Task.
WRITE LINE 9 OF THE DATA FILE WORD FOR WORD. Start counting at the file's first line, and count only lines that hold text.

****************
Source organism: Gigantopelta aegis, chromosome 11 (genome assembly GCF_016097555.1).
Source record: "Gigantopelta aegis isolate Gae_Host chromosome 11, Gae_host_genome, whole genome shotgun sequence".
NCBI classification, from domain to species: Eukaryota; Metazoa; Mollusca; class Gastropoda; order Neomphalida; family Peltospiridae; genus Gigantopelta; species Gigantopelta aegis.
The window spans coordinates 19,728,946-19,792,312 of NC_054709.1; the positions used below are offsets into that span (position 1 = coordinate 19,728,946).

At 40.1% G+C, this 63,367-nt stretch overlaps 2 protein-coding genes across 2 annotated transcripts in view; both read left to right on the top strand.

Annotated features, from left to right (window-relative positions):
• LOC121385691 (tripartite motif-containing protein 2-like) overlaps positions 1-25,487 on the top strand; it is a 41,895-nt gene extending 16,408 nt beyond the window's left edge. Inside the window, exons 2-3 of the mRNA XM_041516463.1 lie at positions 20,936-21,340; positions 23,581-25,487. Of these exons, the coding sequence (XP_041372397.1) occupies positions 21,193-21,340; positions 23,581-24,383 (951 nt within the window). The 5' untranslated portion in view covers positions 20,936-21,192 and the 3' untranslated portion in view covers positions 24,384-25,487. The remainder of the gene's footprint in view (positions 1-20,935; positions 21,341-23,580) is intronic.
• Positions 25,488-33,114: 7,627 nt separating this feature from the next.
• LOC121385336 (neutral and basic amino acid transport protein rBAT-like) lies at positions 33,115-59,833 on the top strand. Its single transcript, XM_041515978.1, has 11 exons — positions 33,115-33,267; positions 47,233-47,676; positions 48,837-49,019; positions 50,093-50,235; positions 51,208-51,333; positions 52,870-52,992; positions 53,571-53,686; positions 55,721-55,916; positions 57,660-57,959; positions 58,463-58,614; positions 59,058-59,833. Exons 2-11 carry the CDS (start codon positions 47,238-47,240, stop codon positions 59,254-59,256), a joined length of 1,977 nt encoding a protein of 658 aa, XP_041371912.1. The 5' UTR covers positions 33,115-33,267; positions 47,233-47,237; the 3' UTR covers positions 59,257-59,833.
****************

• LOC121385336 (neutral and basic amino acid transport protein rBAT-like) lies at positions 33,115-59,833 on the top strand. Its single transcript, XM_041515978.1, has 11 exons — positions 33,115-33,267; positions 47,233-47,676; positions 48,837-49,019; positions 50,093-50,235; positions 51,208-51,333; positions 52,870-52,992; positions 53,571-53,686; positions 55,721-55,916; positions 57,660-57,959; positions 58,463-58,614; positions 59,058-59,833. Exons 2-11 carry the CDS (start codon positions 47,238-47,240, stop codon positions 59,254-59,256), a joined length of 1,977 nt encoding a protein of 658 aa, XP_041371912.1. The 5' UTR covers positions 33,115-33,267; positions 47,233-47,237; the 3' UTR covers positions 59,257-59,833.